St Andrews Links wins US legal battle

Florida course forced to change its name

Bob Warters's picture
Mon, 31 Jan 2011
St Andrews Links wins US legal battle

St Andrews Links Trust, the body that runs the courses at The Home of Golf in Scotland has been successful in taking legal action against a similarly-named facility in Dunedin, Florida, even though it has been used for golf since 1960.

Last year the City of Dunedin and course managers Billy Casper Golf received a demand of $75,000 from St Andrews Links Trust in Scotland to prevent them using its name and the image of the Swilcan Bridge.

A cash-free settlement was reached with the agreement that the US golf course change its name, stop using St Andrews Links trademarks and transfers its website domain name ( to the Trust.

The palm-tree-flanked course in Pinellas County — soon to be known as Dunedin Stirling Links Golf Course — is made up only of par-3 holes and is popular with beginners.

Dunedin, twinned with Stirling in Scotland, was founded by Scottish settlers but lawyers agreed that it was wrong to use its name and depictions of the Swilcan Bridge in connection with golf-related goods and services throughout the world as it 'would constitute trademark infringement and unfair competition.'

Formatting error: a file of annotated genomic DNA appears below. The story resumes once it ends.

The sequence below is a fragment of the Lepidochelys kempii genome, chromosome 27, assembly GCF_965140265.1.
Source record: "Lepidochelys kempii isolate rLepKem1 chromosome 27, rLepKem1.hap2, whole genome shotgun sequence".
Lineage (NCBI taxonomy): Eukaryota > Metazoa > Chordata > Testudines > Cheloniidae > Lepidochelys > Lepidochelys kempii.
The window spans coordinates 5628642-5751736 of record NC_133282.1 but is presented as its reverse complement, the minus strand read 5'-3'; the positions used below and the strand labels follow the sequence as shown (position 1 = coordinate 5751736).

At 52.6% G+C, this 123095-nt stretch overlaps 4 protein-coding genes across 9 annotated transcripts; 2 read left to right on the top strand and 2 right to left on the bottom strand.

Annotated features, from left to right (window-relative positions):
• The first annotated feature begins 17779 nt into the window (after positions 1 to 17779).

While the name remains on the Dunedin golf course's website until April, a note states that "Saint Andrews Links (FL) is not in any way affiliated with St Andrews Links of Scotland."

St Andrews Links Trust's new chief executive Euan Loudon comments: "St Andrews Links is recognised around the world as the Home of Golf. It is a national asset for Scotland, and St Andrews Links has a duty to protect St Andrews' name and the reputation of its world renowned golf courses."

He adds: "The Swilcan Bridge is also an important part of this identity and we cannot allow it to be exploited.

"We appreciate that the City of Dunedin may have had innocent intentions and that is why we have reached an amicable agreement with them to resolve the matter."

Dunedin mayor Dave Eggers  said: "I believe the name on the course has been there for over 50 years, and to my knowledge has never had any issues with St Andrews in Scotland."

"We were very surprised when they approached us on this 'infringement' and  andthought it was a misunderstanding. When we realised they were serious we contacted a special attorney."